I had just arrived home after brunching with an out-of-town friend, and was looking forward to a whole afternoon and evening of working on my MA poetry thesis, when a gust of irritation blew into me. I climbed the stairs, looking for it like a small animal lurking behind bookshelves. I was tired of my cold room, for when the light fell to the other side of the house, it was shadowy and blue. The library would close too soon to make the trek outwards worthwhile, and I couldn’t quite bear the thought of the dreary graduate study rooms or the florescent lights of Robarts. I did laundry, made soup, watched the hockey game, and did no writing; writing would not come as long as this indescribable mood held me.
It wasn’t until I was in bed, exhausted but not sleepy, my thoughts crawling up the cold walls, that the source of irritation occurred to me: I am never alone, unless falling asleep. This has been the case since I began living in cities, I am surrounded by people all of the time. I cannot so much as peel vegetables without pairs of moist eyes sliding over me, or go to study and write in my department without interrupting other students sharing tea and confidences. In cafés, I politely ignore people at other tables talking on their phones and nervously jerking their bodies, in libraries, patrons’ glances jerk up as I walk by, newspapers rustle, someone coughs. In subways we are packed in like pieces of fruit in a basket, in public washrooms another young woman reaches around me for soap, in restaurants with high rents, diners’ tables are squeezed so closely together that they can hear each other’s tax woes and marriage problems and travel plans.
The people I am surrounded by are creative, intelligent, whimsical, attractive and charming, and they delight me constantly. They make living in the city exhilarating. There are days when moving from committee meeting to graduate seminar to the local bar makes me feel like a participant in the great theatre of urban life. But there are other days, my “cabin in the woods” days, when, as an introvert, I resent the emotional energy it takes to ask someone how they are just to avoid awkward silence. When my favourite mode on my constantly twinkling Blackberry is the “bedside” mode. When I sleep odd hours just so I can have the kitchen to myself.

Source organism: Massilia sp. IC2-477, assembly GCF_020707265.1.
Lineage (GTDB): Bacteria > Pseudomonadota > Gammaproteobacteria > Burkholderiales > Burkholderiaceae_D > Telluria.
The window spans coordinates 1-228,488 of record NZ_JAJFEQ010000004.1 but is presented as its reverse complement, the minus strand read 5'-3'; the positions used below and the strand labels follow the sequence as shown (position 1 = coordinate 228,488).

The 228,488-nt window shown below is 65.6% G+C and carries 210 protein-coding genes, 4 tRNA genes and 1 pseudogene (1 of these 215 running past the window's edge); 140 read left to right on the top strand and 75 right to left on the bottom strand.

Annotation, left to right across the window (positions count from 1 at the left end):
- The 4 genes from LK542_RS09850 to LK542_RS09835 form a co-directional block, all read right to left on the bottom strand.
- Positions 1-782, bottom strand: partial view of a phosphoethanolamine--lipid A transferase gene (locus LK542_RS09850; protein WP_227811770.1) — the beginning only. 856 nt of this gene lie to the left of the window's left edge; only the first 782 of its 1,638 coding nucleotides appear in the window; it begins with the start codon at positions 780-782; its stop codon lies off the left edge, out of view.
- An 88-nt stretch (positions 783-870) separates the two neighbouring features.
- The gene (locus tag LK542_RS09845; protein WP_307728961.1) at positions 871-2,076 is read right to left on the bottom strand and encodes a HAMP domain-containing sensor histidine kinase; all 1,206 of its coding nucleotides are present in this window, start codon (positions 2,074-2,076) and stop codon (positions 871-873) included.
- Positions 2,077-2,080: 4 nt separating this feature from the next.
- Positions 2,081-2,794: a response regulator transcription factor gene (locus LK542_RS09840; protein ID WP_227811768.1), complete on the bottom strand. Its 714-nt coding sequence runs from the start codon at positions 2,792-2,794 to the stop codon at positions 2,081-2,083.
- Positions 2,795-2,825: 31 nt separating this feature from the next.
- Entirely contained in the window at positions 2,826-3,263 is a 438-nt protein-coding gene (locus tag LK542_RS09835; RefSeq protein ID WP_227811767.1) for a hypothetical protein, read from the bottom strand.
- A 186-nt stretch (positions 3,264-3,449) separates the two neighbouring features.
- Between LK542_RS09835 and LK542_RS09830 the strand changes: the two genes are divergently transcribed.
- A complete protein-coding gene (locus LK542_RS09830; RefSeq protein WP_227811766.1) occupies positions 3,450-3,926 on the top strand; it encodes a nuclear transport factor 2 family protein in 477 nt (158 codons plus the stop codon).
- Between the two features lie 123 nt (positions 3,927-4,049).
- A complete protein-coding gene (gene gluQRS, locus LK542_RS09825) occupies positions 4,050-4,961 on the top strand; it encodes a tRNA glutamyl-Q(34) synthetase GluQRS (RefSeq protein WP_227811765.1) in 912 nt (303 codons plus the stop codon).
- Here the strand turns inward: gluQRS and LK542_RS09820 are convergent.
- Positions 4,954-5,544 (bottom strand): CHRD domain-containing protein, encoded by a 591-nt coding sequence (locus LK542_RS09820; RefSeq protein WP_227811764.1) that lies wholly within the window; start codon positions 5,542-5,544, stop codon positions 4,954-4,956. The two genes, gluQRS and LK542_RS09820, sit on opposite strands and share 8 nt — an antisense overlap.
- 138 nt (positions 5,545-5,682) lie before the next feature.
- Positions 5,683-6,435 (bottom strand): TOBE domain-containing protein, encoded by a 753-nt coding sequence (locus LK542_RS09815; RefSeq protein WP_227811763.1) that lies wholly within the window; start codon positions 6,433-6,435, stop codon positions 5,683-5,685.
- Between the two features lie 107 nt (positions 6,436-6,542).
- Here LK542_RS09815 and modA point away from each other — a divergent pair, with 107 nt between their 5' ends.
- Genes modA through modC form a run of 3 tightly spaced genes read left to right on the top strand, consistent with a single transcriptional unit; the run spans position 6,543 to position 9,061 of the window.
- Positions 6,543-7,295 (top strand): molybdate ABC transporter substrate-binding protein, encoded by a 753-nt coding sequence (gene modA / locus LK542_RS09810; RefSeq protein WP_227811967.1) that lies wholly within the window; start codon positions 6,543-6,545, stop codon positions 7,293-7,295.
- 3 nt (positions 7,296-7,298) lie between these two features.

It’s a part of my eccentricity that I hate being the subject of curiosity, while others welcome it. I believe, too, that for creative work to be done, room must be made for it, in terms of enough silence to let that kind of work flourish. It is difficult to listen to those inner voices when they’re drowned out by the elevator dinging, footsteps on the stairs, doors closing and text messages chiming. Yet this is a cultural moment that privileges the social being, that lauds cooperation and collaboration. In politics we hear the need for consensus and bridge building, in education we learn to do groupwork and to be socialized, in the workplace team-building and relationships are emphasized. Like many people, I’ve become increasingly comfortable with social media, networking and connecting with strangers, and I love the moments of illumination that come from these activities. Even my thoughts about aloneness, ironically, now appear in my blog and will likely get tweeted, emailed to friends and family, posted to Facebook.
I wonder if I romanticize the qualities of being a maverick or a lone wolf, of going against the stream because I am always surrounded by gazes, or because I fear homogeneity. “There is no private life left”, my roommate tells me, when I protest for the thousandth time when he tags me in a Facebook photo. This is what I fear– the loss of a private life, as much as I value transparency and clarity. I’m reminded of the character of Countess Olenska, in Edith Wharton’s The Age of Innocence, an exquisite novel about the New York of her girlhood in the 1880’s. In that time, New York City was a tribal community, with its old families and traditions. Ellen Olenska has returned after many years abroad, and at the questioning of Newland Archer, she says exasperatedly,
“I will tell you—but where, where, where? One can’t be alone for a minute in that great seminary of a house, with all the doors wide open, and always a servant bringing tea, or a log for the fire, or the newspaper! Is there nowhere in an American house where one may be by one’s self? You’re so shy, and yet you’re so public. I always feel as if I were in the convent again—or on the stage, before a dreadfully polite audience that never applauds.”
More than a hundred years later, it would seem that the desire to “be by one’s self” is discouraged more and more, even pitied. I hope that I am wrong. I hope to be contradicted. Yet when I think of where I can be alone, the options seem fewer and fewer. It begins to resemble a foreign country a long distance away whose language I once knew.